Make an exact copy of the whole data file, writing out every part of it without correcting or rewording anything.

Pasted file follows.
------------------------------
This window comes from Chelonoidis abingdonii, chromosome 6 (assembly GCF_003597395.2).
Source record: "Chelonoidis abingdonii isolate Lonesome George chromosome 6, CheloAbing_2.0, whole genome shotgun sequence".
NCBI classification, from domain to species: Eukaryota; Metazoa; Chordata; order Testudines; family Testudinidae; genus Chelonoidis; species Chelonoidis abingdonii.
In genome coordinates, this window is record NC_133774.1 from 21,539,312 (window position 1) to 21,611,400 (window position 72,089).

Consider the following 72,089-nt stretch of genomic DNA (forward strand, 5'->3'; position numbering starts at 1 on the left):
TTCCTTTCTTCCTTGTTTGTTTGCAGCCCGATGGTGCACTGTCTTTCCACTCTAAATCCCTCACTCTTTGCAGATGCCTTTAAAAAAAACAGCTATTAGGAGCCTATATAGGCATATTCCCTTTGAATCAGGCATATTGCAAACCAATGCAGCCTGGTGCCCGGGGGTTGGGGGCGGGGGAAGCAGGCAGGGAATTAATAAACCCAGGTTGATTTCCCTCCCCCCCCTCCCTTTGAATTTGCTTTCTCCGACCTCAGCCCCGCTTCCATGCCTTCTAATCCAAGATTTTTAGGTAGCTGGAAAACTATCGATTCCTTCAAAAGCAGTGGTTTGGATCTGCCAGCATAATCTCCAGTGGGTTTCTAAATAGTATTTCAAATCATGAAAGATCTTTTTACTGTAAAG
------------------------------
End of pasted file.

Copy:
This window comes from Chelonoidis abingdonii, chromosome 6 (assembly GCF_003597395.2).
Source record: "Chelonoidis abingdonii isolate Lonesome George chromosome 6, CheloAbing_2.0, whole genome shotgun sequence".
NCBI classification, from domain to species: Eukaryota; Metazoa; Chordata; order Testudines; family Testudinidae; genus Chelonoidis; species Chelonoidis abingdonii.
In genome coordinates, this window is record NC_133774.1 from 21,539,312 (window position 1) to 21,611,400 (window position 72,089).

Consider the following 72,089-nt stretch of genomic DNA (forward strand, 5'->3'; position numbering starts at 1 on the left):
TTCCTTTCTTCCTTGTTTGTTTGCAGCCCGATGGTGCACTGTCTTTCCACTCTAAATCCCTCACTCTTTGCAGATGCCTTTAAAAAAAACAGCTATTAGGAGCCTATATAGGCATATTCCCTTTGAATCAGGCATATTGCAAACCAATGCAGCCTGGTGCCCGGGGGTTGGGGGCGGGGGAAGCAGGCAGGGAATTAATAAACCCAGGTTGATTTCCCTCCCCCCCCTCCCTTTGAATTTGCTTTCTCCGACCTCAGCCCCGCTTCCATGCCTTCTAATCCAAGATTTTTAGGTAGCTGGAAAACTATCGATTCCTTCAAAAGCAGTGGTTTGGATCTGCCAGCATAATCTCCAGTGGGTTTCTAAATAGTATTTCAAATCATGAAAGATCTTTTTACTGTAAAG